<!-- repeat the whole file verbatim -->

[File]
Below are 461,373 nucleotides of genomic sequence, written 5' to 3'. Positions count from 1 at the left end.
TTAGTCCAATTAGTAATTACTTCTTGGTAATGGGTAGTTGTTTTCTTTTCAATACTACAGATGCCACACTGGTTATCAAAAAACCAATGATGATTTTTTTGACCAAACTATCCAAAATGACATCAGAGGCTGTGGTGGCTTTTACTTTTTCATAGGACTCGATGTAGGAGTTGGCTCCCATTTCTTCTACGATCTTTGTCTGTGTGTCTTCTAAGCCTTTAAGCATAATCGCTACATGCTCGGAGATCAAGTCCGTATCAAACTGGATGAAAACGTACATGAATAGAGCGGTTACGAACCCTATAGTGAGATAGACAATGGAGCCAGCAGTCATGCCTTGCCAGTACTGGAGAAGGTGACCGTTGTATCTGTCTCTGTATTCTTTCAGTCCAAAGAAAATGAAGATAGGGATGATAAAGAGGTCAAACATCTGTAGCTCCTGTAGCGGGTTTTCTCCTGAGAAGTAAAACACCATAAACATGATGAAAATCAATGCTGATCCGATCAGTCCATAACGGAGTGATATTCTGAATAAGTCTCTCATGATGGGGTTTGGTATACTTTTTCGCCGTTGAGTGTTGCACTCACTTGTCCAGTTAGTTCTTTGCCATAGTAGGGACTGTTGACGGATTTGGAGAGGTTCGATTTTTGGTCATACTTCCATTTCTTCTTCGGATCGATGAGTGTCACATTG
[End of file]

Below are 461,373 nucleotides of genomic sequence, written 5' to 3'. Positions count from 1 at the left end.
TTAGTCCAATTAGTAATTACTTCTTGGTAATGGGTAGTTGTTTTCTTTTCAATACTACAGATGCCACACTGGTTATCAAAAAACCAATGATGATTTTTTTGACCAAACTATCCAAAATGACATCAGAGGCTGTGGTGGCTTTTACTTTTTCATAGGACTCGATGTAGGAGTTGGCTCCCATTTCTTCTACGATCTTTGTCTGTGTGTCTTCTAAGCCTTTAAGCATAATCGCTACATGCTCGGAGATCAAGTCCGTATCAAACTGGATGAAAACGTACATGAATAGAGCGGTTACGAACCCTATAGTGAGATAGACAATGGAGCCAGCAGTCATGCCTTGCCAGTACTGGAGAAGGTGACCGTTGTATCTGTCTCTGTATTCTTTCAGTCCAAAGAAAATGAAGATAGGGATGATAAAGAGGTCAAACATCTGTAGCTCCTGTAGCGGGTTTTCTCCTGAGAAGTAAAACACCATAAACATGATGAAAATCAATGCTGATCCGATCAGTCCATAACGGAGTGATATTCTGAATAAGTCTCTCATGATGGGGTTTGGTATACTTTTTCGCCGTTGAGTGTTGCACTCACTTGTCCAGTTAGTTCTTTGCCATAGTAGGGACTGTTGACGGATTTGGAGAGGTTCGATTTTTGGTCATACTTCCATTTCTTCTTCGGATCGATGAGTGTCACATTG